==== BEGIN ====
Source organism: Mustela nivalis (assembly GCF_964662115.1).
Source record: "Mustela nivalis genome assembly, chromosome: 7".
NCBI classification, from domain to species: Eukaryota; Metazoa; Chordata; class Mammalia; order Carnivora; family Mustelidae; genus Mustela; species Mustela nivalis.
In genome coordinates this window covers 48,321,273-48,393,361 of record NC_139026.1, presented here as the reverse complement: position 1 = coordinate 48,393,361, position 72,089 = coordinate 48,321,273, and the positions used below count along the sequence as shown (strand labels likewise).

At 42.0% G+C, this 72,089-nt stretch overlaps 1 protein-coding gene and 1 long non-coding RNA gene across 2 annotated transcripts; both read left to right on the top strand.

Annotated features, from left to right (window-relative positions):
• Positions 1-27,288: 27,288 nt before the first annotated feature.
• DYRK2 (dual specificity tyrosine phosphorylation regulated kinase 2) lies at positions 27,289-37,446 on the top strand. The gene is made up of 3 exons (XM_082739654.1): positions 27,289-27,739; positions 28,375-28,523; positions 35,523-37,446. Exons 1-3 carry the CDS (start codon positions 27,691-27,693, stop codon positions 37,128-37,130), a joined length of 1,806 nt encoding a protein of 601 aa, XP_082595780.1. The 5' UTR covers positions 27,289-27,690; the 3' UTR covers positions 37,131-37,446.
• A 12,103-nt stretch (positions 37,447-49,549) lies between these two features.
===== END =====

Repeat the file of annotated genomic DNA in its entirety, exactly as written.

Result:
Source organism: Mustela nivalis (assembly GCF_964662115.1).
Source record: "Mustela nivalis genome assembly, chromosome: 7".
NCBI classification, from domain to species: Eukaryota; Metazoa; Chordata; class Mammalia; order Carnivora; family Mustelidae; genus Mustela; species Mustela nivalis.
In genome coordinates this window covers 48,321,273-48,393,361 of record NC_139026.1, presented here as the reverse complement: position 1 = coordinate 48,393,361, position 72,089 = coordinate 48,321,273, and the positions used below count along the sequence as shown (strand labels likewise).

At 42.0% G+C, this 72,089-nt stretch overlaps 1 protein-coding gene and 1 long non-coding RNA gene across 2 annotated transcripts; both read left to right on the top strand.

Annotated features, from left to right (window-relative positions):
• Positions 1-27,288: 27,288 nt before the first annotated feature.
• DYRK2 (dual specificity tyrosine phosphorylation regulated kinase 2) lies at positions 27,289-37,446 on the top strand. The gene is made up of 3 exons (XM_082739654.1): positions 27,289-27,739; positions 28,375-28,523; positions 35,523-37,446. Exons 1-3 carry the CDS (start codon positions 27,691-27,693, stop codon positions 37,128-37,130), a joined length of 1,806 nt encoding a protein of 601 aa, XP_082595780.1. The 5' UTR covers positions 27,289-27,690; the 3' UTR covers positions 37,131-37,446.
• A 12,103-nt stretch (positions 37,447-49,549) lies between these two features.